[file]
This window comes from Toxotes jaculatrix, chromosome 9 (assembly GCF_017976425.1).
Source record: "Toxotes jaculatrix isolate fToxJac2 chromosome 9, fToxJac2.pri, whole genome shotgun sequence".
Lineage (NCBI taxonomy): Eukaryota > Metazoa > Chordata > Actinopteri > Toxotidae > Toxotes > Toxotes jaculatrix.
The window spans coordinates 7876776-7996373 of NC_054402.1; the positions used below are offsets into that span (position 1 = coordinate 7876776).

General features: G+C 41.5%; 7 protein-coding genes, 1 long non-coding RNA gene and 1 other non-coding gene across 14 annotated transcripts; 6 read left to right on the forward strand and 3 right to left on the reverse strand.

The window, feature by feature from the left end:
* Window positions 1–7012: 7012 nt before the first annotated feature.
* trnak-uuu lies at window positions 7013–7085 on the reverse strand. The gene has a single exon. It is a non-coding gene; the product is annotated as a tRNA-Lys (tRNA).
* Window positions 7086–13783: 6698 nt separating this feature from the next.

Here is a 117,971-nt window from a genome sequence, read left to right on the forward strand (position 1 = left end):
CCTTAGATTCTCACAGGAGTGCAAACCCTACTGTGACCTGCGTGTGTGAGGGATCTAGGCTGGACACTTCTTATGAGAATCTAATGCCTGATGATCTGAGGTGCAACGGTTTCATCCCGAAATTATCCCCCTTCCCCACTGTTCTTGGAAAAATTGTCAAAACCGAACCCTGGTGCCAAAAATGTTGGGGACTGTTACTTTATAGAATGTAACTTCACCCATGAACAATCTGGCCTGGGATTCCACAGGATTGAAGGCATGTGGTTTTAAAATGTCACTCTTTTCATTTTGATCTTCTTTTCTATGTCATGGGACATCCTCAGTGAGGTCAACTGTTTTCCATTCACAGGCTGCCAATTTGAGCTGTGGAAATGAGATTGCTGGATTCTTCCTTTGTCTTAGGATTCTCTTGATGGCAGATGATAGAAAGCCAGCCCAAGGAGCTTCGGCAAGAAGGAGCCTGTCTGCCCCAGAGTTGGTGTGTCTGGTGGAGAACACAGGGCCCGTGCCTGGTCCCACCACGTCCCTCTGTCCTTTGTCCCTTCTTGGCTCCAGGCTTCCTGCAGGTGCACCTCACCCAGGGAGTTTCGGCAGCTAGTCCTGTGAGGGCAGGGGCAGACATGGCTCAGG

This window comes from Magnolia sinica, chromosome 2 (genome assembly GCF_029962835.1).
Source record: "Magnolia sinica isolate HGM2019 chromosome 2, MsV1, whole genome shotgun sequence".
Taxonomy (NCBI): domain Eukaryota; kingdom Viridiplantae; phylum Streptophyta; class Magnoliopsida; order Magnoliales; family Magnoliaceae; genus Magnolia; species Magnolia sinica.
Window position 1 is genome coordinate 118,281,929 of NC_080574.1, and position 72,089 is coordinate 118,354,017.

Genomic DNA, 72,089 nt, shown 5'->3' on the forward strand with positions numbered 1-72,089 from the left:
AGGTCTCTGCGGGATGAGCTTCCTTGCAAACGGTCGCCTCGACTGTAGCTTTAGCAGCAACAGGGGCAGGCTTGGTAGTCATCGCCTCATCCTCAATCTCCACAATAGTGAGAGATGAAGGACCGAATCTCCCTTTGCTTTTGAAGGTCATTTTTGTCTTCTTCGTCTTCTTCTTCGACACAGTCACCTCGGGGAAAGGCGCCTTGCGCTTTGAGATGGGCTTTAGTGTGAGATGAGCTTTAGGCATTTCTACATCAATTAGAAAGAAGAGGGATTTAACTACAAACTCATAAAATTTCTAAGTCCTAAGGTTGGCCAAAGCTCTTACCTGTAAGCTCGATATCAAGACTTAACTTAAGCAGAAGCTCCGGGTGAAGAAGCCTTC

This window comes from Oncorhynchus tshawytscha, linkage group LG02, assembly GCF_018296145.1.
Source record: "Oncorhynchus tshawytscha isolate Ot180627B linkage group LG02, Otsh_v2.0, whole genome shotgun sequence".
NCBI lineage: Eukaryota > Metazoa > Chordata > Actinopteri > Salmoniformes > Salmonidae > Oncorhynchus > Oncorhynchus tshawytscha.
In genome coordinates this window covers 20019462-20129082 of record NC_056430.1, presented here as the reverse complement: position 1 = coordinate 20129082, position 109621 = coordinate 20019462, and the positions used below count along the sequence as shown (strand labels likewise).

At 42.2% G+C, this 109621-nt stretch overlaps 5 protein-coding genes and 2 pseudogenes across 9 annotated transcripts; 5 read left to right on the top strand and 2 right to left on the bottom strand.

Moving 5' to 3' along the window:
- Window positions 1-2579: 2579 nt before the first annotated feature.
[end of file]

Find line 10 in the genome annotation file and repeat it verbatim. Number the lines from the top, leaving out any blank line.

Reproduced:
Here is a 117,971-nt window from a genome sequence, read left to right on the forward strand (position 1 = left end):